Calderon said he hopes the adoption of the trail standards is the start, and not the end of the conversation. While Quarry Park is the only county park that’s going through this process, Calderon said the process could inform decisions elsewhere in the county. And as Quarry Park changes, Calderon said he hopes to monitor and revise the standards and trails to best meet community needs and safety.

“It's a living process,” Calderon said. 

Staff Photojournalist

Adam Pardee is the staff photographer for the Review, the Tribune and Coastside magazine. He photographs everything from breaking news to feature stories.

(4) comments


I think it’s great that those trails will be made permanent. I hike, run and bike in Quarry Park all the time and see a real need to keep hikers and runners on the fire roads and bikers on separate single track trails. The trails up there were a god- send this past year for so many kids and families who had traditional sports cancelled. Thanks, Ric and Nick!

Cid Young

I do not Mountain Bike in Quarry Park, nor did l participate in building an “Ad Hoc” Pumptrack in the trees at Mirada Surf East or create an unauthorized Skateboard Park ( known as Spoti) in Moss Beach Heights, on the Military Ruins now slated for Mud-Pen’s 71 unit low income affordable housing complex. The problem, as l see it, is that back in 2002, when Rich Gordon was the Supervisor, SMC did a study for the MidCoast Recreational Needs and created a Parks Mitigation Fee to be collected from new residential construction or remodels for a community Center and a local parks for the unincorporated MidCoast area. Despite this fee having been collected all these years, the County has instead spent the money on County Parks, or Visitor Serving features like extending the Coastal Trail in West Miramar, or Appropriating the Mitigation Fund money for improvements and repairs to County-run Parks. There is no budget for a local park or a Community Center to this day, and every time a fun feature is illegally created they swiftly wipe it out. The question remains, why have they turned a blind eye to our Community needs and yet spend money creating more visitor Serving Parks like the Devil’s Slide Trail or the New Tunitas Creek Beach Park. Do they chase the latest shiney object and keep sweeping the needs of our community to the back burner? Do they feel that “pot of money”💰 is their “parks slush fund” to control as they see fit, while ignoring the initial purpose? Some in our Community keep creating their own recreational features for a reason - BECAUSE WE LACK what must communities have. A Parks and Recreation facility as envisioned in 2002 for which funds have been collected for that purpose ever since, but said funds were never applied toward that end result. Meanwhile, the County Parks Department continues to collect and allocate that Mitigation Fee money towards their choice of improvements!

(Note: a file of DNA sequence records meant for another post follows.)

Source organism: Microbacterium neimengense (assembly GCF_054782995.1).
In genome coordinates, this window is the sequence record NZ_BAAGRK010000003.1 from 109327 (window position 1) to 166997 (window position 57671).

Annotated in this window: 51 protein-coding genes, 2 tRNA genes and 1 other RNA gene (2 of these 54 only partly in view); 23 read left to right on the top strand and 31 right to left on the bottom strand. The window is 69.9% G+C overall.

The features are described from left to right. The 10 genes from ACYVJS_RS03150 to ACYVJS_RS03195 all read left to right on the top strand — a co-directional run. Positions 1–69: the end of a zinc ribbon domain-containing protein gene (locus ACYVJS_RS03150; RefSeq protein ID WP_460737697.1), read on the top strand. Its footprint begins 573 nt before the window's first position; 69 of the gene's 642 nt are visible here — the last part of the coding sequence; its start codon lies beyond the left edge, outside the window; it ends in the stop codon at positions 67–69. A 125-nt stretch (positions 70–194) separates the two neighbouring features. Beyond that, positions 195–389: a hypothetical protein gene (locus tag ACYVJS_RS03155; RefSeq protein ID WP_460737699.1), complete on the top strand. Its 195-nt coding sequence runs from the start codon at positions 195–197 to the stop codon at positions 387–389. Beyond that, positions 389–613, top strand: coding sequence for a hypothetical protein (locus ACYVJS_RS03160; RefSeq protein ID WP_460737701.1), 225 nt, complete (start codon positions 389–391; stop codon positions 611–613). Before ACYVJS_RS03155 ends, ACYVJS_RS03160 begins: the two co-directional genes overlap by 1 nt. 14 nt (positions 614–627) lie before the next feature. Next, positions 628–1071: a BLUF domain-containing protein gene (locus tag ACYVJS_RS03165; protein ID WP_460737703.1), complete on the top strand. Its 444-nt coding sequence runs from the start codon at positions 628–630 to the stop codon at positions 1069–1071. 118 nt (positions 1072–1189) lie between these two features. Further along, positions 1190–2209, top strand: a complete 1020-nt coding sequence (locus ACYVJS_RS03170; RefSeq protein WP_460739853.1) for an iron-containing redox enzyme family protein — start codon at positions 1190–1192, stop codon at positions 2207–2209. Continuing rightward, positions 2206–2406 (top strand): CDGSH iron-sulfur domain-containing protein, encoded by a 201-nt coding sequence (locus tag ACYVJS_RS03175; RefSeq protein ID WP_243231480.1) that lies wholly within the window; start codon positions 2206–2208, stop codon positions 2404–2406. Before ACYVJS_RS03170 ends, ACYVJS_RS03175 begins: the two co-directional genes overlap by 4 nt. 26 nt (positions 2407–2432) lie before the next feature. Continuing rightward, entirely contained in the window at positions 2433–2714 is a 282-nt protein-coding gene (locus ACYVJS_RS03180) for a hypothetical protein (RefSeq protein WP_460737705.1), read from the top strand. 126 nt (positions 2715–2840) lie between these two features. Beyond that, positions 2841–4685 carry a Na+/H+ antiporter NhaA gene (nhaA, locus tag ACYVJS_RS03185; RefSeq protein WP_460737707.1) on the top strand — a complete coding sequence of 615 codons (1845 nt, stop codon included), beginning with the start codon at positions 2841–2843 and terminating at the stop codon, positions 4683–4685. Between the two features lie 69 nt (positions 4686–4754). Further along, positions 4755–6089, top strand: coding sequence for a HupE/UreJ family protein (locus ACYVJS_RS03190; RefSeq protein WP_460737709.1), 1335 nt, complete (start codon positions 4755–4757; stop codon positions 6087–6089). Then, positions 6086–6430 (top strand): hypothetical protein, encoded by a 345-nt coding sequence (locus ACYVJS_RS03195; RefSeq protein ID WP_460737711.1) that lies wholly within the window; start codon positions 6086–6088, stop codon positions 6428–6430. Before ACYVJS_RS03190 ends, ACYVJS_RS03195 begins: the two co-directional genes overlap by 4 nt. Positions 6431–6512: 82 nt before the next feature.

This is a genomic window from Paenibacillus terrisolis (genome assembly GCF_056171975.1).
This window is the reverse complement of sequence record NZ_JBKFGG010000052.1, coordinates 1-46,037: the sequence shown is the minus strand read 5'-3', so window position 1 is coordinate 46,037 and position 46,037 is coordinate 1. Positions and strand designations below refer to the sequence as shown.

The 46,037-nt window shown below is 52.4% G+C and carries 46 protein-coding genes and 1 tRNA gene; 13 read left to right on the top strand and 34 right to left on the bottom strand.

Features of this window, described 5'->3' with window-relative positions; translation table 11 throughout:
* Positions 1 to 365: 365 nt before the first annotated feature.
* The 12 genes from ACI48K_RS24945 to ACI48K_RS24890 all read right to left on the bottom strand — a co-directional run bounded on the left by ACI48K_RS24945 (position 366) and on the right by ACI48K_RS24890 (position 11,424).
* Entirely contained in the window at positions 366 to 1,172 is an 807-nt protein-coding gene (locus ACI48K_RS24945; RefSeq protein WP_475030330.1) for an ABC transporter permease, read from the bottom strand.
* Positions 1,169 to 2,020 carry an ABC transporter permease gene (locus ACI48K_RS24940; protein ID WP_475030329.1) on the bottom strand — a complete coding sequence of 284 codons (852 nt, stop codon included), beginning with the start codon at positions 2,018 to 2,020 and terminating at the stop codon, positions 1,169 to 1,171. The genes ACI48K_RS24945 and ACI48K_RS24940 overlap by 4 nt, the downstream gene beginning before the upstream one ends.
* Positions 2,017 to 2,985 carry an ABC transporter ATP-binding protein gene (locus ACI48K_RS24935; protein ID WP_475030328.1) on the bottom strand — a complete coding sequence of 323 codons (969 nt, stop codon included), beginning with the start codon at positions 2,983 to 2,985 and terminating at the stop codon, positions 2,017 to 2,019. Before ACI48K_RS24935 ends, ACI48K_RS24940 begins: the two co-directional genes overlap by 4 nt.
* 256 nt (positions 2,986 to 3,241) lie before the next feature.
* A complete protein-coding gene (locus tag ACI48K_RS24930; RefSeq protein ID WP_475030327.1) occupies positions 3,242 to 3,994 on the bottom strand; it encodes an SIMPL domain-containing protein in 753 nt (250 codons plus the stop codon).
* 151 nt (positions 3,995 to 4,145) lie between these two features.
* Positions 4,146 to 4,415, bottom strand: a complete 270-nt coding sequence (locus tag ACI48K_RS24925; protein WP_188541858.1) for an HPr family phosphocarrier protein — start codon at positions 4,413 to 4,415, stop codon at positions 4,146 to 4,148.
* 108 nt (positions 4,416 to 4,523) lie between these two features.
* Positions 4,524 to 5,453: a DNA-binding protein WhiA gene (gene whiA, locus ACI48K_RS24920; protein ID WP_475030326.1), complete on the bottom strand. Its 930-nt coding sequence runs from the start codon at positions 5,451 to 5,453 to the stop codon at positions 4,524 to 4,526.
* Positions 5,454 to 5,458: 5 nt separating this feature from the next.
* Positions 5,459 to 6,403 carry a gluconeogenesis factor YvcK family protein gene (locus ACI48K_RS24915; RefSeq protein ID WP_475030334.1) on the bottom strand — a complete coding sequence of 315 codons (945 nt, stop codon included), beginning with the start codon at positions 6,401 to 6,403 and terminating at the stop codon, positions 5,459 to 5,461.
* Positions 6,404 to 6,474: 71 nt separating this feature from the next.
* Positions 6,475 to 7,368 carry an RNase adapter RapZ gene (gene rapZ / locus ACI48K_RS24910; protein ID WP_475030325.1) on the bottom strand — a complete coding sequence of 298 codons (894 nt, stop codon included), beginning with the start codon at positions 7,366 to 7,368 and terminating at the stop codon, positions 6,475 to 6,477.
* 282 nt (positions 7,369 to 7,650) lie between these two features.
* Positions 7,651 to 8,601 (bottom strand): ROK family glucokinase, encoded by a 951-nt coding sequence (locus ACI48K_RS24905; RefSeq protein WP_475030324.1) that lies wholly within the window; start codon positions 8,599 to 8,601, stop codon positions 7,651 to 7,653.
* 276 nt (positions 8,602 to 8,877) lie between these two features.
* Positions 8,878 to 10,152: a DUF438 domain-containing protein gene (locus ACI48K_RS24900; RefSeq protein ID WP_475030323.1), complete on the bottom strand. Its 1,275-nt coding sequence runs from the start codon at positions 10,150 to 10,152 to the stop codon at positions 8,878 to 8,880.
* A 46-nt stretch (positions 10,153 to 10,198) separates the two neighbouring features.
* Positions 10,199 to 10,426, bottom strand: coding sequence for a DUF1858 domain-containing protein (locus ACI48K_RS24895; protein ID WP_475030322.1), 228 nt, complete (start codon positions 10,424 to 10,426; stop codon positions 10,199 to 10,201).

Would be nice also if the Punk with the house up on top of the park didn’t freak out at users accessing the trails up above Quarry Park and beyond also…


Yep. So freaked out he is selling the house. $15million.